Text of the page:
These less lethal strains make many people breathe a sigh of relief because they seem not as deadly. Epidemiologists do not. Such Stealthy viruses give a bug a lot of chances to mutate further. Spreading quietly, undetected because its’ symptoms are nonexistent or mild and overlooked by humans. Yet each infection presents the virus with thousands or even millions of chances to mutate again. Such a stealthy virus presents the danger of a new mutation breaking out which is just as infectious but more deadly.
The watchwords for our new reality will be awareness and response. Each of us, as individuals will need to watch for new strains, and respond to that information with personal and proper viral protocols. New strains will pop up, now, next week, or three years from now. New Covid outbreaks will occur, and we must be ready to respond as individuals because we have seen how our large bureaucratic systems have a lagging response.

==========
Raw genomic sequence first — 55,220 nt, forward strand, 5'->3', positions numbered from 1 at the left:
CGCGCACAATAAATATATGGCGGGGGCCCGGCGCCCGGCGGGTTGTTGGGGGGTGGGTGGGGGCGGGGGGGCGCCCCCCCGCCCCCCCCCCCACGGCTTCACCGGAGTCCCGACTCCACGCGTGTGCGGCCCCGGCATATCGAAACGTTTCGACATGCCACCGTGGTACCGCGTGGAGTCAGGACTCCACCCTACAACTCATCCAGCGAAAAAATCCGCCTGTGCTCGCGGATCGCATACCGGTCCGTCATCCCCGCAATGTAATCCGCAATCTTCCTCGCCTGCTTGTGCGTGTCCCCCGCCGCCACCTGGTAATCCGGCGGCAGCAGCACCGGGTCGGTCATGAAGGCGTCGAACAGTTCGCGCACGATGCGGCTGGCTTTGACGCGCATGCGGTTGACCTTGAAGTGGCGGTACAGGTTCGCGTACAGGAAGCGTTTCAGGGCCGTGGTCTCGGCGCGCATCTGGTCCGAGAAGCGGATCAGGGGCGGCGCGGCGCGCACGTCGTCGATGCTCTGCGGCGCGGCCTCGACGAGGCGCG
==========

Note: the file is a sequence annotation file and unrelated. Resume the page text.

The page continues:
Global Infected 372,753,313 393,694,501
7-day average 2,991,598 infections diagnosed daily –Down but still high
Global Dead 5,659,334 5,735,852
7-day average 10,931 deaths daily –Up
USA Infected 74,236,114 76,458,488
7-day average 317,482 infections diagnosed daily –Down; Omicron peaked
USA C-19 deaths 883,939 902,266
7-day average 2,618 deaths daily –Up
Maine Infected 174,225 181010
7day average 969 infections diagnosed daily –down, but still high Omicron peaked
Maine deaths 1,738 1,804
7-day average 9.4285 deaths daily –Up